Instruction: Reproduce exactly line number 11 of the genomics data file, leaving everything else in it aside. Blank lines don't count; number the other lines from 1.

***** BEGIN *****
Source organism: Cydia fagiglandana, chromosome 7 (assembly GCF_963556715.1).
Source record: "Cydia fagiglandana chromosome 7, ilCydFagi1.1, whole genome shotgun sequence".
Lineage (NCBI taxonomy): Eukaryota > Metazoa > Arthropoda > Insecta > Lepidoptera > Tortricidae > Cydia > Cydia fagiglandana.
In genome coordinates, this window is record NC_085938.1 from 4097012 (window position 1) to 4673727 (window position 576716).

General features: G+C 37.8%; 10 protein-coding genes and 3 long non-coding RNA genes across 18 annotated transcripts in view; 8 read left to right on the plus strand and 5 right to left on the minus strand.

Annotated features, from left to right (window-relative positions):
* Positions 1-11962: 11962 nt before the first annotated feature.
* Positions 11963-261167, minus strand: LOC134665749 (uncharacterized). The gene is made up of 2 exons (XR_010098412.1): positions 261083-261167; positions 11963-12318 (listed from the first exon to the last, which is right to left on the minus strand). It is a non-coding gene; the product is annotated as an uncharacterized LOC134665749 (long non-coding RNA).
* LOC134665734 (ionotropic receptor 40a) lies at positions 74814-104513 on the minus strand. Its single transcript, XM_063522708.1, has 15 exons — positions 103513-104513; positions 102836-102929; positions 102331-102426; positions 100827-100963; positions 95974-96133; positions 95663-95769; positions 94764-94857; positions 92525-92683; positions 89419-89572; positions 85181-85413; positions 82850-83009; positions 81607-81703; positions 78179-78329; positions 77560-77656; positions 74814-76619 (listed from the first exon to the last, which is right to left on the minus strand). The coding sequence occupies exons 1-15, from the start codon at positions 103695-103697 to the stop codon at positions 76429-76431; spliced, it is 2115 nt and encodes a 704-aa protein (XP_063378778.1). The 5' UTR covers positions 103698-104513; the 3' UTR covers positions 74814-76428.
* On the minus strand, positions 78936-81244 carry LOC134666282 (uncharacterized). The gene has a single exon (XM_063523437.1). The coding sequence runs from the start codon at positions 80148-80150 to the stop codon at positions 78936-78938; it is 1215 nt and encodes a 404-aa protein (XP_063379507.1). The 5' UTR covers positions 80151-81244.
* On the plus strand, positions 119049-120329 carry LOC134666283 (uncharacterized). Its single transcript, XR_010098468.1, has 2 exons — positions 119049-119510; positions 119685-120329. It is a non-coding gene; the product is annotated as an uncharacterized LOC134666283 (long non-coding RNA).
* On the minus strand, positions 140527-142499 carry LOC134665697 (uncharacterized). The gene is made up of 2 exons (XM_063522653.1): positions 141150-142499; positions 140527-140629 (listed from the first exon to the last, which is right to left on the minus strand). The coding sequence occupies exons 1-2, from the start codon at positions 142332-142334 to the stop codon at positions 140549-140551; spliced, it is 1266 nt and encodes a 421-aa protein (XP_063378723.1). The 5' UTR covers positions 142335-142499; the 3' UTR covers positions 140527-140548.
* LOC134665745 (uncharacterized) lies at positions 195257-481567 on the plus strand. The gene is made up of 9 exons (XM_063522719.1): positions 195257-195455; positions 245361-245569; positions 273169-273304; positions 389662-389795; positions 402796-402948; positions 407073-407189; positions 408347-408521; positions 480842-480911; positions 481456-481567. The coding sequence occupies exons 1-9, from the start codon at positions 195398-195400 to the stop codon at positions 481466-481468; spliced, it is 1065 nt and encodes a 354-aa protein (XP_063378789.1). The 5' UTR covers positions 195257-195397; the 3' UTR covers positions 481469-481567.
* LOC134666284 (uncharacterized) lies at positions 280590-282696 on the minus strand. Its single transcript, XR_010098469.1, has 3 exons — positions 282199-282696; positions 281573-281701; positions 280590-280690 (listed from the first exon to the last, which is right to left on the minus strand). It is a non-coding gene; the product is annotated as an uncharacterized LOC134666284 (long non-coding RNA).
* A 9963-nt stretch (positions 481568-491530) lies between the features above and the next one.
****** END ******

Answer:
* On the plus strand, positions 119049-120329 carry LOC134666283 (uncharacterized). Its single transcript, XR_010098468.1, has 2 exons — positions 119049-119510; positions 119685-120329. It is a non-coding gene; the product is annotated as an uncharacterized LOC134666283 (long non-coding RNA).